Qubes OS, the security-focused operating system that Edward Snowden said in November he was “really excited” about, announced this week that laptop maker Purism will ship their privacy-focused Librem 13 notebook with Qubes pre-installed.
Built on a security-hardened version of the Xen hypervisor, Qubes protects users by allowing them to partition their digital lives into virtual machines. Rather than focus solely on security by correctness, or hide behind security by obscurity, Qubes implements security by isolation—the OS assumes that the device will eventually be breached, and compartmentalises all of its various subsystems to prevent an attacker from gaining full control of the device. Qubes supports Fedora and Debian Linux VMs, and Windows 7 VMs.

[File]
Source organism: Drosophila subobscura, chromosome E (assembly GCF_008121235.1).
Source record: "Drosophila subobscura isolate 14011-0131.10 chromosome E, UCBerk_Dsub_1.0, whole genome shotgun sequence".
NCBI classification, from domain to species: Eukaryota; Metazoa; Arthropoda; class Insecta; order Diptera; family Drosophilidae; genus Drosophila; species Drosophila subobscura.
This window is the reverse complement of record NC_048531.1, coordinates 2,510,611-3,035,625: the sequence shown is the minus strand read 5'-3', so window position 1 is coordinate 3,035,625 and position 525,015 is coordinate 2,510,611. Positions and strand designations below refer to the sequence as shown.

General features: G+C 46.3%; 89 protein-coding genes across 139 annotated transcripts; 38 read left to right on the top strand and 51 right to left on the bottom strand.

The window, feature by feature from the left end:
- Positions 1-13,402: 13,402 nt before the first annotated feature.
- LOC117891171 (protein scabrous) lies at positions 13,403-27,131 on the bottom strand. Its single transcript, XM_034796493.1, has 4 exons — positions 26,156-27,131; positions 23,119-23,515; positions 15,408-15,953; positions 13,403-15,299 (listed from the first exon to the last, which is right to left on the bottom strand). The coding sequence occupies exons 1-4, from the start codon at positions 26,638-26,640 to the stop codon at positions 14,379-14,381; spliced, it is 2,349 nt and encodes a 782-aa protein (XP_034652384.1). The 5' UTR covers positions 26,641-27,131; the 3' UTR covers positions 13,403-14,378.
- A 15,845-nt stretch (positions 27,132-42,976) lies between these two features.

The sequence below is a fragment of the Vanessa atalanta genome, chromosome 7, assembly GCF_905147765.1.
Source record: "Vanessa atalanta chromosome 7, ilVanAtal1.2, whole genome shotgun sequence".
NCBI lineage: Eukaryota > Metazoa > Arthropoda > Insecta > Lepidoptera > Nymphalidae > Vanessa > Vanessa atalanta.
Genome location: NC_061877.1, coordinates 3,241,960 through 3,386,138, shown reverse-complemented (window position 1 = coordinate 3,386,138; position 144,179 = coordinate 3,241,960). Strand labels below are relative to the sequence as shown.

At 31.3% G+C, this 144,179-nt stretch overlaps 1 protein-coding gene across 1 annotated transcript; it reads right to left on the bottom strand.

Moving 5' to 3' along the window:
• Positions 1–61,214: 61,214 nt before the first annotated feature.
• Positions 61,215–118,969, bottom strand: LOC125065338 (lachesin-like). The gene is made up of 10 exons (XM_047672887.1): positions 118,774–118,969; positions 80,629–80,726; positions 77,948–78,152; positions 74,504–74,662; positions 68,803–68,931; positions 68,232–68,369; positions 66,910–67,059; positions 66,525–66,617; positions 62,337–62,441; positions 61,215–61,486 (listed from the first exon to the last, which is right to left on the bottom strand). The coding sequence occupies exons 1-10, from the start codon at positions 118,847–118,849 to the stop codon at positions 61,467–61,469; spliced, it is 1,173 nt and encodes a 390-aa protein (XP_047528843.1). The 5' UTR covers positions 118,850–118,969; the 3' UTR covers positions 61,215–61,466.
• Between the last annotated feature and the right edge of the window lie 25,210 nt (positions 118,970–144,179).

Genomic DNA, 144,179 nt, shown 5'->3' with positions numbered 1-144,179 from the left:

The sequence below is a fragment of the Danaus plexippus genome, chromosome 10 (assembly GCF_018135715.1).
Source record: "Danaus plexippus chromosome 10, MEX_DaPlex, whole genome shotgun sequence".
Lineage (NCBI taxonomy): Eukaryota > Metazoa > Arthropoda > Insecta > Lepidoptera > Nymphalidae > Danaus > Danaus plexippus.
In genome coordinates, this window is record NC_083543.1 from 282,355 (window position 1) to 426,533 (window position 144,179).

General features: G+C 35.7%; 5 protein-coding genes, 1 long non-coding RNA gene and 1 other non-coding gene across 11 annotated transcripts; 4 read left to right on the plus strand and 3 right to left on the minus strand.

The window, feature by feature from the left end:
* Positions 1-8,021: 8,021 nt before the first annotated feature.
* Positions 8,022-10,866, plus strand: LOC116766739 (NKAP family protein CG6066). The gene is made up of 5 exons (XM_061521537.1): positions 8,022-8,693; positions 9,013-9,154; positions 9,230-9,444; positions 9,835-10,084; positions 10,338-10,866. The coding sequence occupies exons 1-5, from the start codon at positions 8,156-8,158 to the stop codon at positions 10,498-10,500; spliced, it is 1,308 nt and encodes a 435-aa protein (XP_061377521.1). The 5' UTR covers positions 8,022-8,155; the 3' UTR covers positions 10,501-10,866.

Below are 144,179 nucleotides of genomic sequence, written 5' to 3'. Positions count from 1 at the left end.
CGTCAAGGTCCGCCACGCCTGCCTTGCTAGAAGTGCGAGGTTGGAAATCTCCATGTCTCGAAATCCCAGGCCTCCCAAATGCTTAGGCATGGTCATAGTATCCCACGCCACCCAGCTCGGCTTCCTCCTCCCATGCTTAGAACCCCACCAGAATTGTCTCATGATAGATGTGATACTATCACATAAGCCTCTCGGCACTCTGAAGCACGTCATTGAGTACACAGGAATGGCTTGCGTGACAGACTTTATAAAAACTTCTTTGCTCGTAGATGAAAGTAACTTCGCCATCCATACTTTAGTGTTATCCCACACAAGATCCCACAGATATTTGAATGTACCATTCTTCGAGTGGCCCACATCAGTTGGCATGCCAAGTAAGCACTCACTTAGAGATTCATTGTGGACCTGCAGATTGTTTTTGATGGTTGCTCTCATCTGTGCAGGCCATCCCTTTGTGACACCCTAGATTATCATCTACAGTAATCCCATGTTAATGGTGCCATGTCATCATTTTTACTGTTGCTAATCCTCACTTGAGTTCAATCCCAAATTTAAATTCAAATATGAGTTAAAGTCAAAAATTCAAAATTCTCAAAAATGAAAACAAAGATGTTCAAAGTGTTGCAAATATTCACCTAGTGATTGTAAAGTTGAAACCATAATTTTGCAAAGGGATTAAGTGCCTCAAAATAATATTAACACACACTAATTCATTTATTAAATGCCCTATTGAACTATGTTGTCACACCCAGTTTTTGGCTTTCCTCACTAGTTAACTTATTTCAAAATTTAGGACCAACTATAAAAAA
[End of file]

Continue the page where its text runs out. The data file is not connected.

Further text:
One of the biggest problems with Qubes is that hardware support can be tricky. In order to take full advantage of the OS's many innovative security features, you'll need a CPU that supports virtualisation technology, including both Intel VT-x (or AMD-v) and Intel VT-d (or IOMMU), plus a BIOS with TPM (for Anti-Evil Maid). Running a dozen VMs or more, as many Qubes users do, can be resource-intensive, so plenty of RAM and a fast processor are essential.